• by imipak (254310)
      You think this is frightening? Just wait 'til you see what Zebedee and Dougal have got planned.
    • by HexaByte (817350)
      You don't understand the process. No country accepts the right of another to charge anyone with a crime that was not COMMITTED in that country, or by a citizen to that country abroad.

      For them to charge you would be meaningless, unless you are a Chinese citizen. Even being (legitimately) charged, they have to request extradition, and hire (local)lawyers to represent them at the hearing. It's not cheap, and not very likely they would try it unless they thought they had a good chance of success.

      • by AK Marc (707885)
        Are you sure about that? I've heard that there was an Australian citizen arrested in Australia and extradited to the US to face charges that were committed in Australia. I think it was for criminal file sharing, but I don't recall the specifics.
    • Re: (Score:3, Informative)

      by rcw-home (122017)

      I could then be arrested in the US

      Assuming that your local police are really stupid and/or bought off...

      and would have to hire a lawyer as to why I shouldn't be extradited to China

      China would be footing your legal bill (18 USC 3195) but even the average public defender could argue that successfully:

      1. The US has no extradition treaty with China. (Wikipedia [wikipedia.org])
      2. Even if they did, you'd have to actually commit a crime in Chinese jurisdiction (i.e. be in China) (18 USC 3184).
      3. Even if you did, the crime would
  • by lbbros (900904) on Saturday March 01, 2008 @01:56PM (#22610602) Homepage
    Notice, this was done in haste and may not be good English, but I hope it's better than an automated translation.

    FIRENZE- Firenze's Mayor, Leonardo DOmenici, and local government member Graziano Cioni have given the order to sue for defamation the Wikipedia web encyclopedia (sic).

    THE ACCUSATION - The reason, explained in a brief communication, is because in the "Leonardo Domenici" page on the site there are references to decisions made by the Mayor and his staff that, quoting, ''caused criticism from the citizens'', quoting in particular the award of a contract related to the management of the town's parking lots to the "Firenze Parking" company, of which Dominici and Cioni's wives have seats in the board of directors.

    THE INQUIRY - The communication from the Mayor reminds that such a "defamation" had circulated in the past and that in 2004 the office of the public prosecutor had started an investigation, resulting in one indictment and a request for a trial. The Wikipedia page, however (at the time of writing) has not been modified and is still now present in the form challenged by Domenici. Hence the decision to sue for defamation and libel.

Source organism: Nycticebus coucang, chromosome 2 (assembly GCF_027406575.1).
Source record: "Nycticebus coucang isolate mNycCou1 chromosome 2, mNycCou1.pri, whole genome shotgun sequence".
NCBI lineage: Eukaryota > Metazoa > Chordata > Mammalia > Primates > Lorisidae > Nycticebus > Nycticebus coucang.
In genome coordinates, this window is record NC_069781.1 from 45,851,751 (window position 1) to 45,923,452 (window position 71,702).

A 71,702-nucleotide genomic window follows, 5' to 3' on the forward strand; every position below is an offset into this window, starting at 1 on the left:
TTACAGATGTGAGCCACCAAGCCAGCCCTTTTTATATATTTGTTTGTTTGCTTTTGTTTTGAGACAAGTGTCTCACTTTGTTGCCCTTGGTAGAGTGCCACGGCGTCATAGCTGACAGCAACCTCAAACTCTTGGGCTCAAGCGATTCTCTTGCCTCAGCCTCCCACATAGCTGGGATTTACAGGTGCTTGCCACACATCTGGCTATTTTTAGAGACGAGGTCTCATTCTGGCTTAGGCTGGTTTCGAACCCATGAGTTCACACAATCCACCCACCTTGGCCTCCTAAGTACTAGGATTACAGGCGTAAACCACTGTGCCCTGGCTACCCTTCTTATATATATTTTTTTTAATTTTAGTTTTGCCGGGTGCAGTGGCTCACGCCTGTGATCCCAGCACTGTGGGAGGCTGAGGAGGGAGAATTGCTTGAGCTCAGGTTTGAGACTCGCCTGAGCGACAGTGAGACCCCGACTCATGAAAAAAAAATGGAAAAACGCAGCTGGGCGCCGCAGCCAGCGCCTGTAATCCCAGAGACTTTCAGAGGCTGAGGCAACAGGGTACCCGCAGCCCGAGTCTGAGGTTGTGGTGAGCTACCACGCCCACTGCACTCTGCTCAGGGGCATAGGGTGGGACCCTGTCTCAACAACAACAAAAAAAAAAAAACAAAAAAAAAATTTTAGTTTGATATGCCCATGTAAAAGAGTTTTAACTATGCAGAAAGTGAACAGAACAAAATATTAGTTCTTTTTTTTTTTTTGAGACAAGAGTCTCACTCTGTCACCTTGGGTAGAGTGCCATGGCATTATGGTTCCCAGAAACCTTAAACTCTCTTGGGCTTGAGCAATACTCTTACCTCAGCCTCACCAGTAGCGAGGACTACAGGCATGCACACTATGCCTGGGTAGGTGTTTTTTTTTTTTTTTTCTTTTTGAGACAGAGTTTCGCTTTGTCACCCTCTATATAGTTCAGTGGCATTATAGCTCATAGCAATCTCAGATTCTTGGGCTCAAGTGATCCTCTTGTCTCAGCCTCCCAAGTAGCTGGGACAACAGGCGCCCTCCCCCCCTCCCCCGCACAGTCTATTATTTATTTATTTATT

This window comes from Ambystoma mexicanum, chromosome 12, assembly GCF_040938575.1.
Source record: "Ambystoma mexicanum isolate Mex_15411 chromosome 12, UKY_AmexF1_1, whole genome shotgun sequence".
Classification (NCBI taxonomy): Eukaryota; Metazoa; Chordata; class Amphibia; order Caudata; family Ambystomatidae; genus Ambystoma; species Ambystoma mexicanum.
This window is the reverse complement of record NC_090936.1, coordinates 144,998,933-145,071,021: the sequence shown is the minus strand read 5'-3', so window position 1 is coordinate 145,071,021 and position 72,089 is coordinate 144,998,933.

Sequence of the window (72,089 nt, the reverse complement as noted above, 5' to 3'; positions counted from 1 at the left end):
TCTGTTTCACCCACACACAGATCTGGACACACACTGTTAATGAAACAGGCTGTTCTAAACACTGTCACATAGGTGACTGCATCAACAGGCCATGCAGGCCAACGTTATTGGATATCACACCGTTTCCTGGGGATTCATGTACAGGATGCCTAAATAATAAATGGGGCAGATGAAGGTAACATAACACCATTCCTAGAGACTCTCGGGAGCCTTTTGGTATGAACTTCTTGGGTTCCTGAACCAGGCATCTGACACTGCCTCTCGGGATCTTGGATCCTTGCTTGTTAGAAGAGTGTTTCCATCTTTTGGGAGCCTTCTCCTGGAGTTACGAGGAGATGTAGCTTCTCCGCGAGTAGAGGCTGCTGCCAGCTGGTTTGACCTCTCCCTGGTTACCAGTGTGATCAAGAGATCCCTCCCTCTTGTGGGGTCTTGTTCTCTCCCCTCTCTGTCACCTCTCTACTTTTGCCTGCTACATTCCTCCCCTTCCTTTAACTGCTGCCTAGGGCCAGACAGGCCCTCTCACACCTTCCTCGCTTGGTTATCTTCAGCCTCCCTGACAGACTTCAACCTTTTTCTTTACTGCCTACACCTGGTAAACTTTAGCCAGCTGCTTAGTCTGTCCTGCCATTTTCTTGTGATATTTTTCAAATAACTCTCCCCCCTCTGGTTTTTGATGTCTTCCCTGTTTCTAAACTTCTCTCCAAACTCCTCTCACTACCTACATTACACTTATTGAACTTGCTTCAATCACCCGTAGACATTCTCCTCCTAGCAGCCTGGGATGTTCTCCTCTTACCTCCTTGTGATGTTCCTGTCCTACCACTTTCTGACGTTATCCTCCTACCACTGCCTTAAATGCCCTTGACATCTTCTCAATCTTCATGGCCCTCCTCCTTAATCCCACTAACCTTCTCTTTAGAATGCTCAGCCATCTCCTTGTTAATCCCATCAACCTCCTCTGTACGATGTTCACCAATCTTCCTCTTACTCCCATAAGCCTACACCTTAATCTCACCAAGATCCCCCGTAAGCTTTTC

• by bcrowell (177657) on Saturday March 01, 2008 @02:11PM (#22610702) Homepage
    Personally, if I'm going to have an assignation, I'll typically do it in a romantic restauraunt, or maybe a motel. Public parking lots? I guess those Italians are pretty hot-blooded.
  • This lawsuit probably won't succeed, but more will undoubtedly follow. I would suggest to either help me [thepiratebay.org] mirror wikipedia(admittedly that link is english and english-meta only), or you could alternatively get a complete fresh copy from them, and seed it on bittorrent [thepiratebay.org].
  • If they hadn't resorted to suing Wikipedia, I'd never hear about this corruption.

    Now I know. And their lawsuit doesn't make me thing for a SECOND that they're not guilty. Quite the opposite.

    • by lbbros (900904)
      Now, even if I'm Italian I don't really know about the matter related to the parkings in FIrenze, but aren't people jumping to the gun too soon? I mean, a suit against Wikipedia *is* a bad idea, but how come people think that Wikipedia is in the right and the mayor in the wrong? (Let me reiterate that suing Wikipedia was a bad idea in general) Personally I don't know. It may be right, or wrong, but I wouldn't trust Wikipedia to be in the right all the time. The information may be correct, lacking, or down
  • I went through the history of the English article and couldn't find anything about the parking issue, but I found it in the Italian wikipedia, here [wikipedia.org]. It's just a brief item in a list of criticisms attributed to opposition parties:

    l'affidamento dei parcheggi cittadini alla società "Firenze Parcheggi" del cui cda fanno parte le mogli di Domenici e dell'assessore Cioni

    I don't see how this is actionable. It is merely a correct report of what other people have publicly said.

  • For my standards, Wikipedia is way too much centralised and easy to censor. There is a central not-for-profit foundation and a master database. That's wrong. There should be absolutely no organisation and the database should be replaced by a P2P-like system. I especially pay attention to the need to have no identifiable legal entity associated with Wikipedia. Some might say an organisation is needed to handle donations and payments for servers. I don't believe that, a community of people sharing a com
  • by julesh (229690) on Saturday March 01, 2008 @06:50PM (#22612150)
    Barbara Bauer [nielsenhayden.com], described by SFWA as one of the twenty worst literary agents they know of [sfwa.org], and who has a history of threatening people who are critical of her [nielsenhayden.com] and getting ISPs to shut down web sites that are critical of her [nielsenhayden.com] and claiming her name is her intellectual property and cannot be published without her permission [writersweekly.com], sued Wikimedia (among others) for repeating some of the above claims about a year ago. But I've heard nothing about the case since. Can anyone comment?